The Federal Emergency Management Agency (FEMA) is to administer the funds for the program and will distribute the money to qualifying entities that help migrants, such as Catholic Charities of the Rio Grande Valley, which operates the largest migrant shelter in South Texas.
Applicants must prove they “provide shelter to individuals released from the custody of the Department of Homeland Security and to provide accommodations in support of enrollments into an Alternatives to Detention program and related Case Management services, including necessary infrastructure improvements and investments,” according to the agency’s pending FY 22 appropriations bill.
Entities must apply by Sept. 17.
“We are excited to partner with nonprofit organizations and local governments on this pilot program to improve services for noncitizens in immigration proceedings,” DHS Civil Rights and Civil Liberties Officer Katherine Culliton-González, who will chair the National Board for the Case Management Pilot Program, said in a statement. “I encourage organizations working with noncitizens to apply to serve on the Case Management Pilot Program National Board and help us make this pilot program a success.”
In expanding mental and emotional support for migrants, the new program is expected to better help migrants understand American laws and that could ensure they show up for all of their immigration court proceedings, migrant watchers say.
“The Biden administration’s new Alternatives to Detention case management approach appears to be driven by longstanding concerns that immigrants facing deportation often lack adequate legal and social support services. Not only does the lack of services undermine immigrants’ ability to present a full and accurate case, it also creates administrative challenges for the immigration courts that impacts efficiency. It remains to be seen just how this new Alternatives to Detention approach will work in practice, but it could be a step in the right direction,” Austin Kocher, a researcher with Transactional Research Access Clearinghouse (TRAC) of Syracuse University, a nonprofit that tracks all immigration court cases nationwide.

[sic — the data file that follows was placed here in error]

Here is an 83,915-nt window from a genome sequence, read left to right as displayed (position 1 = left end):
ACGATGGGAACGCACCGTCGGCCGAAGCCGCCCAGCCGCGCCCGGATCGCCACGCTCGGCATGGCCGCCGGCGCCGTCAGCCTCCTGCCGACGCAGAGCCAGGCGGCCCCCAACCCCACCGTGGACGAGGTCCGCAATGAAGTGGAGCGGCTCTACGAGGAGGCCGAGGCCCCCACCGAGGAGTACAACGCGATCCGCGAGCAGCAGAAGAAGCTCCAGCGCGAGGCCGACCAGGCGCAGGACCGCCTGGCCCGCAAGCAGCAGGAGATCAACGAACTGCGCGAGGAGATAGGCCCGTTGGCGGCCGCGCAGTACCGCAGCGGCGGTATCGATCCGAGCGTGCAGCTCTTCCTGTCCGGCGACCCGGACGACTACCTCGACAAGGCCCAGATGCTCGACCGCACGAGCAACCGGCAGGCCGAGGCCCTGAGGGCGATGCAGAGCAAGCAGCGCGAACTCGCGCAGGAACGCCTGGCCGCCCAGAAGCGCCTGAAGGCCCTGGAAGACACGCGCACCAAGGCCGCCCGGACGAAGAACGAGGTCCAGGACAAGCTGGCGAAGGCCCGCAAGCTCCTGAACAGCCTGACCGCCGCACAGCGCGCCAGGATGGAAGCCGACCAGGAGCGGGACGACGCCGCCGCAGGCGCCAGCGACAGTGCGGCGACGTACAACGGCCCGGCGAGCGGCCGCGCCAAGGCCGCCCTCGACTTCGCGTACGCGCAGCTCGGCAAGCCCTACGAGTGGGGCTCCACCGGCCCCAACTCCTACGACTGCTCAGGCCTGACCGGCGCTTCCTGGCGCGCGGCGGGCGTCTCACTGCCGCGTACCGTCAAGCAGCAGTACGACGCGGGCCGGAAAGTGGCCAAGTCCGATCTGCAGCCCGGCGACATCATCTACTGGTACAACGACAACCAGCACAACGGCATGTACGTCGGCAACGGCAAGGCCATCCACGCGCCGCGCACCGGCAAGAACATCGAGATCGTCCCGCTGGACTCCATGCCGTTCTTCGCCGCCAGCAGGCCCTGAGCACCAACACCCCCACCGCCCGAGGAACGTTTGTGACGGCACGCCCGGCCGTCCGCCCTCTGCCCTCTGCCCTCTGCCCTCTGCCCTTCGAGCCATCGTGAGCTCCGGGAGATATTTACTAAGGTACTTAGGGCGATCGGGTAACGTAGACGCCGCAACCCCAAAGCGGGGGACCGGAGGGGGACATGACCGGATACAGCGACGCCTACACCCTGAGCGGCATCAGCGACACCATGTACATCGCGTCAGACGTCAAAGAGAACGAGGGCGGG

TRAC reports that ICE held 25,526 people in detention centers as of Aug. 6, with three-quarters having no previous criminal record.
Releasing migrants from detention facilities also saves substantial taxpayer funds.
The daily cost of detaining a single adult in 2021 is estimated to be $125, with the cost of detaining a mother and children at $232 per day. However, a migrant placed in ATD costs just $4.43 per day to monitor, or about $38.47 per family per day, according to data provided by Cuellar’s office.
The new pilot program would replace the ATD Family Case Management Program (FCMP), which was started in 2016 but ended in June 2017 — less than halfway through its five-year pilot period, data shows. That program utilized a family case manager who was assigned to each family to provide legal counsel, English language training, food and medical assistance and ensured they attended all immigration court hearings and meetings.
Data supplied by Cuellar’s office shows that the program had “high rates of compliance, with 99% attendance at immigration court proceedings and 99% compliance with ICE monitoring requirements.” Only 4% of participants absconded during the life of the program, a report provided to Border Report showed.